PORTSMOUTH — A drive through Portsmouth reveals many condemned homes, some awaiting the decision of a teardown in the sum of thousands of dollars.
Many of these homes are vacant- some leaving the city or the state, retaining the property but not keeping it up which have in some instances become locations for illicit behavior.
The work of upholding ordinances that set height limits for grass and weeds, dealing with property nuisances, and more falls mostly on the shoulders of Andy Gedeon, the sole city code enforcement officer.
“I love what I do,” he said in a Wednesday interview where the PortsmouthDailyTimesparticipated in a ride-along. “But it can be frustrating dealing with all the red tape.”
Gedeon is responsible for all six of the city wards since previous code enforcement officer Tiffany Hedrick transitioned to another role with the Portsmouth Police Department. With his workload at least doubling, as a result, he and City Engineer Nathan Prosch spoke before the city council last month to request several changes.
The changes detailed during that May 24 session included adding an officer and clerk to form a separate code enforcement division. Gedeon said assistance from other city departments has been great but believes this new department will benefit the city in many ways.
“Nathan (Prosch) does a great job,” he said, also later including the help that City Manager Sam Sutherland and the Portsmouth City Health Department provide. “This will free him up to work on the roads and other infrastructure projects.”
The officer role has already been budgeted, but further funds would be needed to cover anticipated demolition and grass and weed abatement costs. A current item in the City Manager’s agenda for Monday, an extra $75,000 is requested to be appropriated to cover demolition costs and an increase of $60,000 for abatements.
The original 2021 budget set aside $75,000 in demolition and $20,000 in abatements. These requested amounts would bring the sum to $150,000 and $80,000 respectively in future budgets.
Grant funding for code enforcement is slim, Gedeon said, and this way of funding has been done successfully in other cities such as Lima in the northwestern part of the state. As part of a 50-plus page document, he and Prosch explained how Lima, the county seat of Allen County, would bid out these projects to contractors.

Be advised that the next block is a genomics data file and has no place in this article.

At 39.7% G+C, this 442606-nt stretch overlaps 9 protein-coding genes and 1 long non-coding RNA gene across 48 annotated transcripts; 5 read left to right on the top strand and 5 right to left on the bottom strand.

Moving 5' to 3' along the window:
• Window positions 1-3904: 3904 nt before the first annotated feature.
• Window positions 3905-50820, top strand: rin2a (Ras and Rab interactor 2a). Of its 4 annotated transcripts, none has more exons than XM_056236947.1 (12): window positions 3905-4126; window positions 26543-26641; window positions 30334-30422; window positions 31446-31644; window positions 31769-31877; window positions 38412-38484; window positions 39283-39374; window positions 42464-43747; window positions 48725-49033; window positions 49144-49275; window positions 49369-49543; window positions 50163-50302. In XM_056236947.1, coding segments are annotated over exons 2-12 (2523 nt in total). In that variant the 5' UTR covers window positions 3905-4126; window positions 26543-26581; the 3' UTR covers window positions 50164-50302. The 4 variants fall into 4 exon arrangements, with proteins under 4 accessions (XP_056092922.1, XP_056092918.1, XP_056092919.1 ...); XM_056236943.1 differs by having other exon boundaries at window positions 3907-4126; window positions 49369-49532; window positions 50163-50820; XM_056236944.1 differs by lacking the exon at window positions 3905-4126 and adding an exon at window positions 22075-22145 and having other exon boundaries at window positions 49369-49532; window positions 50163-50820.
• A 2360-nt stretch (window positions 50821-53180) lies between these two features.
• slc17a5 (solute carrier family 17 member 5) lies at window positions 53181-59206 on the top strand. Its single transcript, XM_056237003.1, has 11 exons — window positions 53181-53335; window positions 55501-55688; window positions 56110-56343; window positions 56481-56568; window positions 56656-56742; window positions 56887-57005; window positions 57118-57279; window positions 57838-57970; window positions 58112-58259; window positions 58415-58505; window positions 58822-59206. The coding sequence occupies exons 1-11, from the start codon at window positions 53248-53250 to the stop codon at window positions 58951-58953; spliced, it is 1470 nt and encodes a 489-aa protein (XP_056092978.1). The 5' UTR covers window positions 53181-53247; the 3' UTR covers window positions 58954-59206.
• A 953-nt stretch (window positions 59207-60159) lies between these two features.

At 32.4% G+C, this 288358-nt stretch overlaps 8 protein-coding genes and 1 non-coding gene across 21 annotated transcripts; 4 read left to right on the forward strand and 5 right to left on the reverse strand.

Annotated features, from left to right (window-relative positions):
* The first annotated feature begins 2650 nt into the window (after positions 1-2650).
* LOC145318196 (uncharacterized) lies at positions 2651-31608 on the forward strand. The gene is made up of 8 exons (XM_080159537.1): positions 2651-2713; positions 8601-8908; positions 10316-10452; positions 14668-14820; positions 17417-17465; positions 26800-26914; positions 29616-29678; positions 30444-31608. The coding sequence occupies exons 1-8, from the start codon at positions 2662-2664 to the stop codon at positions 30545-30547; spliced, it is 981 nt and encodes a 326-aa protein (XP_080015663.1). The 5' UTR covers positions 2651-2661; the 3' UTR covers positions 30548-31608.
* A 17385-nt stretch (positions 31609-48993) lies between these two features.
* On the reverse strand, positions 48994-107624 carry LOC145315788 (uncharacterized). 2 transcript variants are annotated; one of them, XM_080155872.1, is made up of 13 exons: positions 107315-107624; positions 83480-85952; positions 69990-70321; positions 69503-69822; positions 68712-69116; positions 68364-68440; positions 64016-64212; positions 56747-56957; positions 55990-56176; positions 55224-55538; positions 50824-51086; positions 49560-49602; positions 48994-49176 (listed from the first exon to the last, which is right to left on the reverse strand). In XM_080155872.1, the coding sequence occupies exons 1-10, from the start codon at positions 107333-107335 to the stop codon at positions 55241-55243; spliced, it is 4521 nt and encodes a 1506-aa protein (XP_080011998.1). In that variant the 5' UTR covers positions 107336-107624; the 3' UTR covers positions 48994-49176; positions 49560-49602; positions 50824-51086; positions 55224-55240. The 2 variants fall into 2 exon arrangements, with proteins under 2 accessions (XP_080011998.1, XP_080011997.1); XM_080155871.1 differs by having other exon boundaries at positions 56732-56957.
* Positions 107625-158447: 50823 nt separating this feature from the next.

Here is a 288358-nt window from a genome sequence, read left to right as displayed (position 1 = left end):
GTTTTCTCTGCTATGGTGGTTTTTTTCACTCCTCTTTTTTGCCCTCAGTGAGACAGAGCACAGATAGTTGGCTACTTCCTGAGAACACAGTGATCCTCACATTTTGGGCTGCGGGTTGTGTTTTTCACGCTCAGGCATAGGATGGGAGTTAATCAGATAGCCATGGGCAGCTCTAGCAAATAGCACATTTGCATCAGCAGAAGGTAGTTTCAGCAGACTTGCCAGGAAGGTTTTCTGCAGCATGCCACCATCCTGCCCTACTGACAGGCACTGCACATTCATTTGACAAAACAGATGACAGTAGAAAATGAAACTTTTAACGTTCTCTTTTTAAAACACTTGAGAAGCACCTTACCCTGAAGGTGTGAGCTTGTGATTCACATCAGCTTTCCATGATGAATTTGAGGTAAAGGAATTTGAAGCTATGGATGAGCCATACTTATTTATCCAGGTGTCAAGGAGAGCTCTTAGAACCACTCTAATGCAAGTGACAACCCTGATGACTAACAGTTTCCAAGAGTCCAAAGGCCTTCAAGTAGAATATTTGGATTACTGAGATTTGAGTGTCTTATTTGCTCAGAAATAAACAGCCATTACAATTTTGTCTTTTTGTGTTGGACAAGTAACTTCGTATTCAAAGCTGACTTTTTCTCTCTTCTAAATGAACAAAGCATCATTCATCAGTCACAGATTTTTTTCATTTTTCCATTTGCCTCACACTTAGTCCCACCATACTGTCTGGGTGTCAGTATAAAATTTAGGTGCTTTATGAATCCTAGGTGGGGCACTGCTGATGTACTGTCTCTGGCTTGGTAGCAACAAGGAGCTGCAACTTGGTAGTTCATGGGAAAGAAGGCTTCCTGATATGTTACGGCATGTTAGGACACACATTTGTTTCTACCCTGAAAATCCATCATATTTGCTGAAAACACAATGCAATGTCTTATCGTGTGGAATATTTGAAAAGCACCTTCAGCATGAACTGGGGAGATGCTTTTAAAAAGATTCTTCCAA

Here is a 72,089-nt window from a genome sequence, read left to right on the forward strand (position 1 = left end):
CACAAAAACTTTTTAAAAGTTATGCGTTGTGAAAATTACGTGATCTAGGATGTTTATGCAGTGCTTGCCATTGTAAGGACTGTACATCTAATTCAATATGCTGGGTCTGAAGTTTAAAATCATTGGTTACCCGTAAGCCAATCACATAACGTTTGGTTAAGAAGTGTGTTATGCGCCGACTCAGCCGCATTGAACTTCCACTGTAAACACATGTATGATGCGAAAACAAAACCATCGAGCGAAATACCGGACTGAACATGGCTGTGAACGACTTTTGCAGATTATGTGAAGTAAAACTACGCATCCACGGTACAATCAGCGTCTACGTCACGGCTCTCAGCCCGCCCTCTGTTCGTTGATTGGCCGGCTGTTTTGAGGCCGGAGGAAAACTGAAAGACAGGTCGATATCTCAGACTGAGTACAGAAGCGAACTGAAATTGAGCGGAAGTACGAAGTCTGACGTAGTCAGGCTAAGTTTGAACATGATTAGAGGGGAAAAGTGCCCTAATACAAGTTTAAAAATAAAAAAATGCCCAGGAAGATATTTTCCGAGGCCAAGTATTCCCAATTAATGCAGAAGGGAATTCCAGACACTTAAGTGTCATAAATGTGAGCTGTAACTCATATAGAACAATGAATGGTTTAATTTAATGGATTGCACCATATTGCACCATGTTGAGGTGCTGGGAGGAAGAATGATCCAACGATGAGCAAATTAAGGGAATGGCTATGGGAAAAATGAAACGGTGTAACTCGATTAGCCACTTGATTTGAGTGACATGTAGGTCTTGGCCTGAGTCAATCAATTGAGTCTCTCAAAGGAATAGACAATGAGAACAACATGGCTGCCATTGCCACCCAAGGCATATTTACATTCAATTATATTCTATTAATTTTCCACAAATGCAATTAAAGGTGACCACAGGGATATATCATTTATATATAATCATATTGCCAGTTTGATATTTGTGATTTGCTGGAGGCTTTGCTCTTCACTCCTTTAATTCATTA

“We can’t tear down every vacant house,” Gedeon said, most demolition costs ranging from $8,500 to $15,000.
Out-of-state property owners also continue to be a primary issue facing code enforcement. A code enforcement report sent to the Timesthis week showed 55 cases had been reported last month alone.
Of that May report, 30 were from outside the state and mostly involved high grass and weeds or vacant structures primarily in the city’s east end.
A Pike County resident, Gedeon explained that violators outside of the city can avoid the courtrooms since these offenses are non-extraditable. Those charged can face 90 days in jail and up to $750 in fines, but the decision to serve a summons is clouded he said by the fact that they may not show.
“If they don’t show, we’re out $200 to $250,” Gedeon said.
He believes education, not charging someone within a crime, is at the heart of code enforcement. Instances of property owners permitting new ownership of a building can lead to positive change as well where a new business can setup shop.
With increased staff and investment over the next 10 years, Gedeon is confident that the department can become a strong point for the city.
Reach Patrick Keck (740)-353-3101 ext. 1931, by email at firstname.lastname@example.org, or on Twitter @pkeckreporter. © 2021 Portsmouth Daily Times, all rights reserved.